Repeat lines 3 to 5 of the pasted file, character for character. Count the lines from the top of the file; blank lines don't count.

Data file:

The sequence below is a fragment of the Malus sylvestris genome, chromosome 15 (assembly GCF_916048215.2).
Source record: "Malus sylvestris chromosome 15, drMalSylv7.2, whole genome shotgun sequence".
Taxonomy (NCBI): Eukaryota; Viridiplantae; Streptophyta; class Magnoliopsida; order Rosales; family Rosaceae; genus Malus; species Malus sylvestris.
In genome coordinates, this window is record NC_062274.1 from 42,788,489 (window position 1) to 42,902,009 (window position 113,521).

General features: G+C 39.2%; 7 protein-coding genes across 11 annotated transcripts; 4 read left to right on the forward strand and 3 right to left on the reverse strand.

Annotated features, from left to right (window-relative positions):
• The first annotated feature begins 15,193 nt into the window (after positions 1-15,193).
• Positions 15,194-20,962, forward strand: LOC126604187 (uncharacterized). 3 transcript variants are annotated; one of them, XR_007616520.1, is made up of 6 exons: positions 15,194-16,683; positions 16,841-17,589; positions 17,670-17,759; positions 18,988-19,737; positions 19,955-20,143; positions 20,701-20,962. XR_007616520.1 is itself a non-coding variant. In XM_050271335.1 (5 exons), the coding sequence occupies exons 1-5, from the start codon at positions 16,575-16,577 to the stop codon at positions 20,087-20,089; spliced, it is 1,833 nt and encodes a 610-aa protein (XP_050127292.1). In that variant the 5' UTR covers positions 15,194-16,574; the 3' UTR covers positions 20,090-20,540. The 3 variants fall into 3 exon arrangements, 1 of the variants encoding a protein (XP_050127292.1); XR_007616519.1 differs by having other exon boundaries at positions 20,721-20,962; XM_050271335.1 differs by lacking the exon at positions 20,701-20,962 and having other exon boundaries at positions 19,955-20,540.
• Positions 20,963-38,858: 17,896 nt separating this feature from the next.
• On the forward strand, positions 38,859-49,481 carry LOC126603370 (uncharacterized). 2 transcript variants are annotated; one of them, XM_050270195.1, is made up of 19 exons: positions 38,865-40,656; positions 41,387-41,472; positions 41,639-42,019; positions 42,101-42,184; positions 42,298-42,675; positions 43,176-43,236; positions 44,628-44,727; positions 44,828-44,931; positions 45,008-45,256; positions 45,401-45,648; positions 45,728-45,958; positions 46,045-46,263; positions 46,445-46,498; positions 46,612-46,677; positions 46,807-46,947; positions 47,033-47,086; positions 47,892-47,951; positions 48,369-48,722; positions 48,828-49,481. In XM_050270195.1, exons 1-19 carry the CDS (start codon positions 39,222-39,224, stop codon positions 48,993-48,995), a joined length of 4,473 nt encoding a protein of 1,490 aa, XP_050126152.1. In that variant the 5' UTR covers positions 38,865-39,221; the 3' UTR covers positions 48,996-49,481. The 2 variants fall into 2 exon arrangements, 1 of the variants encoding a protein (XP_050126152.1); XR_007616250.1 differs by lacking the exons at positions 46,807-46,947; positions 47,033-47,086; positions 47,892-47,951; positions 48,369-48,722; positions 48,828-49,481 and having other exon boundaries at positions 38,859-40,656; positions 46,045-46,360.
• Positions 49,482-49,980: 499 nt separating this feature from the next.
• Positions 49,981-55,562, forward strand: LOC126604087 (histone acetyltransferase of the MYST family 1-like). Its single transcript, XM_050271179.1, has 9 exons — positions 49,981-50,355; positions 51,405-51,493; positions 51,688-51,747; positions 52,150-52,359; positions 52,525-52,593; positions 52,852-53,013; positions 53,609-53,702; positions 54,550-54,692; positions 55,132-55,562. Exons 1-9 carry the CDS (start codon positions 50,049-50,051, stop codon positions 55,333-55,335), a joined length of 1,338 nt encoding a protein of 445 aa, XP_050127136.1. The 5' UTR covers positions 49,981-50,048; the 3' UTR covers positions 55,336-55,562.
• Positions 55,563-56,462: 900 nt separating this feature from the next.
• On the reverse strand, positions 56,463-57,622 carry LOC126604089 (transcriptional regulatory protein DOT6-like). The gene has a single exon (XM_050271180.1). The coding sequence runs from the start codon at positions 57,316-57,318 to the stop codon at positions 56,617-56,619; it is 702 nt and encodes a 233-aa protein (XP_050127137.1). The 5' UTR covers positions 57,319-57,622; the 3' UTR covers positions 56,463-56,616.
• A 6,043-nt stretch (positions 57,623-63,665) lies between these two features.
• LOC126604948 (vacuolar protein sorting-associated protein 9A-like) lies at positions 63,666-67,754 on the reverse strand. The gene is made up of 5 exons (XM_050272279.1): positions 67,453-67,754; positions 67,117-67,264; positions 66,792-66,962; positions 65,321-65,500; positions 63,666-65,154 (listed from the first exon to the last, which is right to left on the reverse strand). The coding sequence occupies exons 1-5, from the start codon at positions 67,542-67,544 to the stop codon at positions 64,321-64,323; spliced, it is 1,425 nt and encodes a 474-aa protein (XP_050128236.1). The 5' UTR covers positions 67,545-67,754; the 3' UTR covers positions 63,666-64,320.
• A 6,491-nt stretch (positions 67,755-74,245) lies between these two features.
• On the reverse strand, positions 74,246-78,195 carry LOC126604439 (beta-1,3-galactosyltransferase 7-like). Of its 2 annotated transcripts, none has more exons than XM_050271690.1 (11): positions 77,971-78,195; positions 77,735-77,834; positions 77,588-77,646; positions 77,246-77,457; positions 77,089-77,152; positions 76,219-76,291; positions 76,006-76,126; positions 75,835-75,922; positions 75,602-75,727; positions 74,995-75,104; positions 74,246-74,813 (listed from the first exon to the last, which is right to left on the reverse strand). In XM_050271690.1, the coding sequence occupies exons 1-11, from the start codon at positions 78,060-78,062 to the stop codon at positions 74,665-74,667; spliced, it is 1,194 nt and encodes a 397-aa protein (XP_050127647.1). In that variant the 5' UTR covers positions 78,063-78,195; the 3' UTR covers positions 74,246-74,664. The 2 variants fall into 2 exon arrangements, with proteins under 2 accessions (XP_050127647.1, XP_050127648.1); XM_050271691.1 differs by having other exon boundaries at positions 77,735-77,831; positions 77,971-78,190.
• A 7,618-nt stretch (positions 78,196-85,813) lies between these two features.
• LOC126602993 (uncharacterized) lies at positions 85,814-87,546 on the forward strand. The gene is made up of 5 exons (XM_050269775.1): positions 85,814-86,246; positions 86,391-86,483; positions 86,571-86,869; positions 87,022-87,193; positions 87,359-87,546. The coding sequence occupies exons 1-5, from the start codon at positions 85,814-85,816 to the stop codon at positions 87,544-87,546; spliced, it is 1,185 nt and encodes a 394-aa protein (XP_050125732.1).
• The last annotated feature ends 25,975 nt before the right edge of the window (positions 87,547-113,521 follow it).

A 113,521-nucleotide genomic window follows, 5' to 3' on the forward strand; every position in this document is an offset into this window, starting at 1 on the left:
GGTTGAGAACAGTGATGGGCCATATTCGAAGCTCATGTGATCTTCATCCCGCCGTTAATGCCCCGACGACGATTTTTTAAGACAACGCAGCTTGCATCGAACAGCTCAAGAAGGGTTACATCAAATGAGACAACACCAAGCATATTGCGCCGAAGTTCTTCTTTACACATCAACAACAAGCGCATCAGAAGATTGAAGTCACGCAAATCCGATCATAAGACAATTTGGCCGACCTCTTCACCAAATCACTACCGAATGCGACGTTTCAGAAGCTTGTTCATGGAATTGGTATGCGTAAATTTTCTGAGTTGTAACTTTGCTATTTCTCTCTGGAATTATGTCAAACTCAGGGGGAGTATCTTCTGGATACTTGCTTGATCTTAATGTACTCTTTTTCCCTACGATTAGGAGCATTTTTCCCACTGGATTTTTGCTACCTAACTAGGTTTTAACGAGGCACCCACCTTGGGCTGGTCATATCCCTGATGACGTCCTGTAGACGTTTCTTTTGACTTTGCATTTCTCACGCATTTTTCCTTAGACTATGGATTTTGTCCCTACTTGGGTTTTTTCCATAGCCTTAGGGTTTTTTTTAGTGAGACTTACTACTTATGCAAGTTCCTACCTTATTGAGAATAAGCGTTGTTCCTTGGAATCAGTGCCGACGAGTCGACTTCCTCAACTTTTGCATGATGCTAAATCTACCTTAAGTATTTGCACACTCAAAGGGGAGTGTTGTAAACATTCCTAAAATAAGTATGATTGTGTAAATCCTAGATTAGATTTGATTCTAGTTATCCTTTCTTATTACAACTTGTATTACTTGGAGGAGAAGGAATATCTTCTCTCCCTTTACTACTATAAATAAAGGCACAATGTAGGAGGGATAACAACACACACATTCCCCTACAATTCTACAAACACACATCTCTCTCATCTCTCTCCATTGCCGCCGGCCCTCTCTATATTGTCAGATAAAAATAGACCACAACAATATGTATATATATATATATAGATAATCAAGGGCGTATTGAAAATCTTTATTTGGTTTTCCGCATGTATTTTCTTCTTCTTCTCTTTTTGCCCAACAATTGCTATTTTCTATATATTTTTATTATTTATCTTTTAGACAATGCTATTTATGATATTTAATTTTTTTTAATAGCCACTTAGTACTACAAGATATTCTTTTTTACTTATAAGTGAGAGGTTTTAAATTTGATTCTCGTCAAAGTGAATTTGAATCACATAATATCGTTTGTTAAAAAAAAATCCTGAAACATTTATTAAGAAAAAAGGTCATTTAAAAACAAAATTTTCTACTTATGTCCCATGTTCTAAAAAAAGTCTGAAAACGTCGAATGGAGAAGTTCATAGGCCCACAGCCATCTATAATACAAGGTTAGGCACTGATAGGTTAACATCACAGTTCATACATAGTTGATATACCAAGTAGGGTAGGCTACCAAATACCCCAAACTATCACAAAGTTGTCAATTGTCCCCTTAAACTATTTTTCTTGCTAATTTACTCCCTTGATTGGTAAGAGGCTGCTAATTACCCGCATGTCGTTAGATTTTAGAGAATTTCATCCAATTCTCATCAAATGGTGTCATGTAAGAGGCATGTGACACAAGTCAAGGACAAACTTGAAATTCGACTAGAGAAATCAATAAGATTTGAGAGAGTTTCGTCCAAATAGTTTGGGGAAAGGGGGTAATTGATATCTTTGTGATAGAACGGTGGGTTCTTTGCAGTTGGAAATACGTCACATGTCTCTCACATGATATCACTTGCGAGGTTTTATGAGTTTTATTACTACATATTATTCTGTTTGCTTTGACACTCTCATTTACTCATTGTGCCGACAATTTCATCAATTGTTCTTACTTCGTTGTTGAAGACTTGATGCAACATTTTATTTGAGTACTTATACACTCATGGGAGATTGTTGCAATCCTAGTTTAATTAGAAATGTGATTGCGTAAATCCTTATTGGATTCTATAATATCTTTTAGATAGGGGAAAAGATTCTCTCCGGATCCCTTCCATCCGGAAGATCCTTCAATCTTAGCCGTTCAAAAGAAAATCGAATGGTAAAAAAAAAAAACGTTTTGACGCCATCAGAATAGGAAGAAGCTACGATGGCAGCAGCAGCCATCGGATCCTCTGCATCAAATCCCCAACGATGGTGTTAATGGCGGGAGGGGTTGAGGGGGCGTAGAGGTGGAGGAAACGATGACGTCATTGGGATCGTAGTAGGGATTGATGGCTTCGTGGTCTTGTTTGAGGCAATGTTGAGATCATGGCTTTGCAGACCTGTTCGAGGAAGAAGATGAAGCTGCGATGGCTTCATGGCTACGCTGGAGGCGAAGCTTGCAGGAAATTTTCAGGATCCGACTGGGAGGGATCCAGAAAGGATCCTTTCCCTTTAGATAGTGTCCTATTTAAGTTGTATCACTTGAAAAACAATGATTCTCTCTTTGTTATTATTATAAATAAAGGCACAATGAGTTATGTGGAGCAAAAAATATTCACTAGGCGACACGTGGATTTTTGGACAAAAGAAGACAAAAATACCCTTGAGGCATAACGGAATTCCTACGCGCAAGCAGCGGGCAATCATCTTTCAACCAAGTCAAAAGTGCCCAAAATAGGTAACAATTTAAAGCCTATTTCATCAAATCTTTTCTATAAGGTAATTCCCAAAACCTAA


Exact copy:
Taxonomy (NCBI): Eukaryota; Viridiplantae; Streptophyta; class Magnoliopsida; order Rosales; family Rosaceae; genus Malus; species Malus sylvestris.
In genome coordinates, this window is record NC_062274.1 from 42,788,489 (window position 1) to 42,902,009 (window position 113,521).

General features: G+C 39.2%; 7 protein-coding genes across 11 annotated transcripts; 4 read left to right on the forward strand and 3 right to left on the reverse strand.